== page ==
Division Announcements Fellows’ Corner

Two ID Fellows will be honored Dec. 6 with prestigious Excellence Award

Patrick Olson, MD, PhD and Abby Sung, MD, Infectious Diseases Fellows who trained in the Washington University School of Medicine Internal Medicine (WUSM IM) Residency Program, will be honored with the Foundation for Barnes-Jewish Hospital 2021 Knowlton Incentive for Excellence Award. The award recognizes and supports current fellows who trained in the WUSM residency program and exemplify a compassionate spirit combined with outstanding knowledge and skill.

Dr. Olson is an excellent physician in his second year of fellowship training in the Infectious Disease Division at Washington University in St. Louis.   Patrick completed his internal medicine residency at Barnes-Jewish Hospital and Medical Scientist Training Program.  He is currently investigating the use of a combination of murine models and new patient biorepository  to decipher how differences in the T cell response drives susceptibility to S. aureus infection. Ultimately his research findings may be able to improve treatment and prevent invasive S. aureus infections.

Previously, Patrick investigated how sex differences influence host susceptibility to UTI, finding that small fluctuations in testosterone cause dramatically increased susceptibility to UTI. He has won numerous awards including The Alexander Berg Prize for outstanding research in microbiology, Washington University School of Medicine in 2018. The Knowlton award is a well-deserved recognition of the efforts of a young clinician scientist who is also a strong advocate for his patients.

Dr. Abby Sung is a second year Infectious Diseases fellow dedicated to improving patient care through her interests in hospital epidemiology and the history of medicine.  Dr. Sung’s research focuses on the SARS-CoV-2 pandemic and its implications for infection prevention. One of her projects is focused on understanding SARS-CoV-2 viral viability in immunocompromised patients, and in recognition of her research excellence, she is the recipient of an IDWeek Travel Award.  Dr. Sung is also working on a project understanding the social, mental health, and career trajectory impacts of the COVID-19 pandemic on healthcare epidemiologists.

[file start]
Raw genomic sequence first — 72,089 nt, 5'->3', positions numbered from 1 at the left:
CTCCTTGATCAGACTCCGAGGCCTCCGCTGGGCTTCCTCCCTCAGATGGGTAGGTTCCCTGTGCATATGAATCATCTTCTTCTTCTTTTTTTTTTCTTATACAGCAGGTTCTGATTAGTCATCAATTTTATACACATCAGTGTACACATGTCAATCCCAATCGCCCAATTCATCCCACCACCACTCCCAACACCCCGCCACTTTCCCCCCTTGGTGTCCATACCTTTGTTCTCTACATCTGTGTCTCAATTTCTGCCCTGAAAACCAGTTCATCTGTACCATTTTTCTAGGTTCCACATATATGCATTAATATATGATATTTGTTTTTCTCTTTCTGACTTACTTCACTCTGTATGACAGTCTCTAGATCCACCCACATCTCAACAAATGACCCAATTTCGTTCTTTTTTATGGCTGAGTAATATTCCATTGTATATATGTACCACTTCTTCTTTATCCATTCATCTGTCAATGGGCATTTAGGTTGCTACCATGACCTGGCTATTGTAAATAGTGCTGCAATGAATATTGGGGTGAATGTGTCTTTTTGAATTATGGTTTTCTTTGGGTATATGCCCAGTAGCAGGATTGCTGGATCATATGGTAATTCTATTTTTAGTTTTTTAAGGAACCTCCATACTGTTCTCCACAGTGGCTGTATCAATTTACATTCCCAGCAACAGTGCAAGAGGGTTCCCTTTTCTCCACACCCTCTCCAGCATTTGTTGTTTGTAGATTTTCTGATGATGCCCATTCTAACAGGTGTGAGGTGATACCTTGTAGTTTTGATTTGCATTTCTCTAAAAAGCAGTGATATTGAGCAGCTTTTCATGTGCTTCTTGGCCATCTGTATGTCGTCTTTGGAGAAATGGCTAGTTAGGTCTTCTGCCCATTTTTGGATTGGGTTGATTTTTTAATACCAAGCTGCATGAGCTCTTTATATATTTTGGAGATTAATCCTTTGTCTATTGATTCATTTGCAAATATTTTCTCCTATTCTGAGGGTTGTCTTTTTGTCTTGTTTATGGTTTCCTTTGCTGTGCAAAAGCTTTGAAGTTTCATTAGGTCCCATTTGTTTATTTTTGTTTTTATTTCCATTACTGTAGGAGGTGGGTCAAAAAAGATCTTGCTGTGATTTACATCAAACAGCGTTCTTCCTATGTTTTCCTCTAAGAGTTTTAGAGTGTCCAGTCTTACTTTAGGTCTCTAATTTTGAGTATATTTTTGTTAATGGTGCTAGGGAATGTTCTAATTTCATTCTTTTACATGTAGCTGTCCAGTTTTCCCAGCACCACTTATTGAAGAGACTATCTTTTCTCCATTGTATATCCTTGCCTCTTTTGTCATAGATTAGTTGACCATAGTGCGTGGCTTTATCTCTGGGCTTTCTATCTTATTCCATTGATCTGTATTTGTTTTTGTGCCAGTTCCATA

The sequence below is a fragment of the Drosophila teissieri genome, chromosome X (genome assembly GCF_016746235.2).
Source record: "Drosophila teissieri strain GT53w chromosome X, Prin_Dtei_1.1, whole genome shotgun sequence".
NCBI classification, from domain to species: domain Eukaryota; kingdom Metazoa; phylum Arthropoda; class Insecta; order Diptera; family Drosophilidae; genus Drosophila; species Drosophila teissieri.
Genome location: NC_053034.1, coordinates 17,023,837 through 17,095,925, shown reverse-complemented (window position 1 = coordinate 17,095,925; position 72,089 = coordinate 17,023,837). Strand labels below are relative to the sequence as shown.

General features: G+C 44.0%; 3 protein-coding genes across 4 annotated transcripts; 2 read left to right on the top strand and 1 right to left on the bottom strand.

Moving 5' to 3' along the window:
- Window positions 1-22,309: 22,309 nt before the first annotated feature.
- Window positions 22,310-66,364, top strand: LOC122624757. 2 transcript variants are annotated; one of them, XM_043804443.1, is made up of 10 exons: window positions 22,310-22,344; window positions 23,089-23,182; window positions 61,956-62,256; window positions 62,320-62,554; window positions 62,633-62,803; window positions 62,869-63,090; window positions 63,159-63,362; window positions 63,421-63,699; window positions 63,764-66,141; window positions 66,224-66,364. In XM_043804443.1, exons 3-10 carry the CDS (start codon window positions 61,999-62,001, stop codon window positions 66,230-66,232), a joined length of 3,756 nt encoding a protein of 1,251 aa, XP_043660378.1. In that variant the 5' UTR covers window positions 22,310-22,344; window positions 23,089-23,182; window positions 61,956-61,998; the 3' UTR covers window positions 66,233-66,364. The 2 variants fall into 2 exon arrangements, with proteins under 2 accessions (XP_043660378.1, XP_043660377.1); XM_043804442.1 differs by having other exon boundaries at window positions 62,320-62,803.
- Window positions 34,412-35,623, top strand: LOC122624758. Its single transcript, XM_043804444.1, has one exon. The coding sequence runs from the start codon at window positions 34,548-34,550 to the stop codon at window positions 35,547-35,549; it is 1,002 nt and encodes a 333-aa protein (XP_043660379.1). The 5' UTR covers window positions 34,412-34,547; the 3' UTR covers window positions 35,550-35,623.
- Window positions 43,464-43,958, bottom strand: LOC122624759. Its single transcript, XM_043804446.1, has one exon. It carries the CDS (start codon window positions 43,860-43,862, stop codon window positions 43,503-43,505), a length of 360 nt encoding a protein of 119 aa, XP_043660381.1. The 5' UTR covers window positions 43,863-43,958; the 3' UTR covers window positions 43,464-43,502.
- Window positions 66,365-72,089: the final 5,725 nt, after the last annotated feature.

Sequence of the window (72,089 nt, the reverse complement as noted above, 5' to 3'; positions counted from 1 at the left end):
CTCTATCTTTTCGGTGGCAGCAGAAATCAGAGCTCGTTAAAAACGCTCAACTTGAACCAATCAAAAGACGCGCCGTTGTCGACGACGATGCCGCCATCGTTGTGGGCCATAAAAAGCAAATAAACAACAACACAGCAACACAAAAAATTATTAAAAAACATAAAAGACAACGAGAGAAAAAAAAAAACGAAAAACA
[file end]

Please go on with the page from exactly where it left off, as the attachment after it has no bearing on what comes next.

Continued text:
To further hone her research skills, she is taking classes, through the WUSM CRTC, on statistical analysis and study design. Dr Sung’s previous undergraduate thesis work at Washington University was on the malaria eradication program by the World Health Organization. During her second year of fellowship, Dr. Sung is receiving training in healthcare epidemiology through direct mentorship from Dr. Jennie Kwon, an ID physician researcher and healthcare epidemiologist dedicated to infection prevention. Dr. Sung will attend the SHEA 2022 course in healthcare epidemiology. Abby is actively working to combine her interest in medical history and hospital epidemiology to improve patient care and outbreak response . Abby treats her patients with compassion and understanding.  She gets along well with staff and peers, and is willing to go the extra mile for her patients. 

Recipient physicians will be recognized during a virtual ceremony December 6, 2021.

Knowlton Incentive for Excellence Award

In 1984, Charles J. Cella established the Knowlton Incentive for Excellence Fund to honor his father, Norman Knowlton Jr., MD, for his compassionate caregiving. Since then, the Knowlton fund at The Foundation for Barnes-Jewish Hospital has awarded more than $3.5 million in support of resident education programs at Barnes-Jewish Hospital and Washington University School of Medicine.

In December 2017, Mr. Cella passed away peacefully at the age of 81 due to complications from Parkinson’s disease. His legacy will live on through awardees, who exemplify what he liked to refer to as the Knowlton spirit. Since his first generous gift 34 years ago, Mr. Cella and the committee has recognized 179 of the most talented fellows to come through Barnes-Jewish Hospital. His son, John Cella, has taken up his father’s torch and now serves on the Knowlton fund committee.

The Knowlton Incentive for Excellence Fund at The Foundation for Barnes-Jewish Hospital is stewarded by a committee chaired by Dr. Norman Knowlton, III. In the past 35 years, more than 200 awards have been given to fellows who have completed internal medicine residency programs, embody the “Knowlton spirit” of care, and are likely to practice in the St. Louis area.

The Knowlton fund launched the Knowlton Incentive for Excellence Award program to help our medical center train, recognize, and nurture the best internal medicine physicians in St. Louis, if not the world. The Knowlton awards salute resident physicians who have demonstrated the ability to balance exceptional, compassionate care with a commitment to being leaders in the science of internal disease diagnosis, prevention, and treatment.